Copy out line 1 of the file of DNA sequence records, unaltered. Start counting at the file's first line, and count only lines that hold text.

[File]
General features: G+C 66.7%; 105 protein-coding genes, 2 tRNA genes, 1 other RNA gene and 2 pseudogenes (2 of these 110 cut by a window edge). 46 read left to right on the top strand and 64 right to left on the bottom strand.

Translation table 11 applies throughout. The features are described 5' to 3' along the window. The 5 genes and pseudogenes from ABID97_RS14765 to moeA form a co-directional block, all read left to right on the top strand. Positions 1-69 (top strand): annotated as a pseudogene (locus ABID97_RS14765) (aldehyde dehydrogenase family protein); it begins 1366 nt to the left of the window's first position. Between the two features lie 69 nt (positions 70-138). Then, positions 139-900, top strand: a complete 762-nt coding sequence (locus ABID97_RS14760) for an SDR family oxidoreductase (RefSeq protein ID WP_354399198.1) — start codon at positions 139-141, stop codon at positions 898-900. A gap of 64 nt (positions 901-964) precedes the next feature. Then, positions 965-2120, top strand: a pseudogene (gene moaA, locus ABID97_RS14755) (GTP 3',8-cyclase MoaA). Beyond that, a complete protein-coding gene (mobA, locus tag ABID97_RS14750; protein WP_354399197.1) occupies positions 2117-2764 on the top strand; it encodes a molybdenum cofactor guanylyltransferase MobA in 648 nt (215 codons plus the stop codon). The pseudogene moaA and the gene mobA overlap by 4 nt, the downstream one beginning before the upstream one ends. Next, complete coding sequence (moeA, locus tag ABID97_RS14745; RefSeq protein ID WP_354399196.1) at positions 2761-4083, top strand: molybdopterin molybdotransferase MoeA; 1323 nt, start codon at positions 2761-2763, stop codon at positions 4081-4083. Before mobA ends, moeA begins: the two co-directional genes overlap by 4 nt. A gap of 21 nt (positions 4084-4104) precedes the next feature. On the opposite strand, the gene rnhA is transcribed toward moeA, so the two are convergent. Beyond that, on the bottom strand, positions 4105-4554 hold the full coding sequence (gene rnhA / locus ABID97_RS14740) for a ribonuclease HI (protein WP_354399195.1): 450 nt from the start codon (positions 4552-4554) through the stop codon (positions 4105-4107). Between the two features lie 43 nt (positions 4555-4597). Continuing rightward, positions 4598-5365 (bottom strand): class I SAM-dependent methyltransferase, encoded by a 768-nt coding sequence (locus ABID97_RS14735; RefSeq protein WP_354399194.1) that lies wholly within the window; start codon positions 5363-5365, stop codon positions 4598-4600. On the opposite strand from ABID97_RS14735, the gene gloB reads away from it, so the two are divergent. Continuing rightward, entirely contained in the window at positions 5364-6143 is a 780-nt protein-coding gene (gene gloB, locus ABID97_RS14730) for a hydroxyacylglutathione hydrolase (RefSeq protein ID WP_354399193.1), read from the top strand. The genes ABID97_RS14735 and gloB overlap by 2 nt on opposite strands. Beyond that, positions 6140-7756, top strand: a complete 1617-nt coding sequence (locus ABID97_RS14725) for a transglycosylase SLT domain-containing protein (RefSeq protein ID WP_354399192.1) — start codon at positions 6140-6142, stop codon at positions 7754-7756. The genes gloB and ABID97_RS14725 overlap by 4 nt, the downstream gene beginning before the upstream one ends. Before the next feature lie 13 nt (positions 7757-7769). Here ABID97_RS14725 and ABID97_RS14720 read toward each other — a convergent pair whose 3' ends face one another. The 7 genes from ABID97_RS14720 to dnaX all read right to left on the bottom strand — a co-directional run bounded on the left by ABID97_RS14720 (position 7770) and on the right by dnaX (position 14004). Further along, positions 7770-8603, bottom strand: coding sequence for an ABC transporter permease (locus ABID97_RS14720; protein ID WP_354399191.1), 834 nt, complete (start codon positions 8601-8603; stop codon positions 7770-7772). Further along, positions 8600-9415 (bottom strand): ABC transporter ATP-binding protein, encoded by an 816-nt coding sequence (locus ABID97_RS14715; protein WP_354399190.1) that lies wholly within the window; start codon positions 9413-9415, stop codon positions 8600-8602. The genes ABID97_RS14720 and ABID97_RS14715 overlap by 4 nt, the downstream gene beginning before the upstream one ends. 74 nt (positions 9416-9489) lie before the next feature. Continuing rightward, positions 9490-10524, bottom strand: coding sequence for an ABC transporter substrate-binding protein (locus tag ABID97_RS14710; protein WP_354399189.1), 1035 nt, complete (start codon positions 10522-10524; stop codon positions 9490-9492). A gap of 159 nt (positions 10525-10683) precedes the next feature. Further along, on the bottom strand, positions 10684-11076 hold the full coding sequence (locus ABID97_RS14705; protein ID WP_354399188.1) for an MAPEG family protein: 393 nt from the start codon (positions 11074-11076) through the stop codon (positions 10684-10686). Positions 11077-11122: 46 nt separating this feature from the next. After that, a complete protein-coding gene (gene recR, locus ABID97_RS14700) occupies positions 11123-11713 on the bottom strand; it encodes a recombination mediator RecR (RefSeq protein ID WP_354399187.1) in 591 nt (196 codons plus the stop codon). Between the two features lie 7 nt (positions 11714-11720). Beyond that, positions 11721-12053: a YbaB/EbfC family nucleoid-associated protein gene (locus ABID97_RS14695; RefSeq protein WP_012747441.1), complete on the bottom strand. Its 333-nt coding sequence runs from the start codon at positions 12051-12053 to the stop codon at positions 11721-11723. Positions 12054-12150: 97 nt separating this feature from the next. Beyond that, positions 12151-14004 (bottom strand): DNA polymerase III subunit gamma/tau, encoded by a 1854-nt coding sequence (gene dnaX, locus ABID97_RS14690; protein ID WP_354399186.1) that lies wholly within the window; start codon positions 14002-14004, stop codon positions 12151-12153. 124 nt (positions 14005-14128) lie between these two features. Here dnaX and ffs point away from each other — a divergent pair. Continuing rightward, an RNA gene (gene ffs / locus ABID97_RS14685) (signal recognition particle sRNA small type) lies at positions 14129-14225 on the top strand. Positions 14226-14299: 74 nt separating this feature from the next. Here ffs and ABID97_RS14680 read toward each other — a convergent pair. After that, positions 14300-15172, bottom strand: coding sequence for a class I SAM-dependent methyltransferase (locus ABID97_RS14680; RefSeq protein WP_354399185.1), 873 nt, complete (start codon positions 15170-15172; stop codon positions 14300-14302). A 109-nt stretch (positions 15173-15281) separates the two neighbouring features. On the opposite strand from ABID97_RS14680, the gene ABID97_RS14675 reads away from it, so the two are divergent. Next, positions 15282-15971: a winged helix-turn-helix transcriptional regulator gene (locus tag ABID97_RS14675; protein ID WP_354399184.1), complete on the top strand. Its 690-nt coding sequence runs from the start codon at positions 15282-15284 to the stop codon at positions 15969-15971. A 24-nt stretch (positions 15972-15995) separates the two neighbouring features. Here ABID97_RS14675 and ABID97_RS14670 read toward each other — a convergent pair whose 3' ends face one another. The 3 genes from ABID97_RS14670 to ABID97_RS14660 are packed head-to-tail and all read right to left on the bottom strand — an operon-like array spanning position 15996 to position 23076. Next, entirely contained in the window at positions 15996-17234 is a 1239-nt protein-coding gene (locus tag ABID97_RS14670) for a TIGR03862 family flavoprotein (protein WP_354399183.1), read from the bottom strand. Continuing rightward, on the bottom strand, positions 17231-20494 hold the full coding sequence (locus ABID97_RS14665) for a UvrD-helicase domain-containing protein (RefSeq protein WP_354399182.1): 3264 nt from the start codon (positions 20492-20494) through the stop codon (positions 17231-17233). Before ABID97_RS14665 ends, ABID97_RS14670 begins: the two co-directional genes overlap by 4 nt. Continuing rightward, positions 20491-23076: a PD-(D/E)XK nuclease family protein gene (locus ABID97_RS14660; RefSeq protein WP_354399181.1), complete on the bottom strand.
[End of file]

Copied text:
General features: G+C 66.7%; 105 protein-coding genes, 2 tRNA genes, 1 other RNA gene and 2 pseudogenes (2 of these 110 cut by a window edge). 46 read left to right on the top strand and 64 right to left on the bottom strand.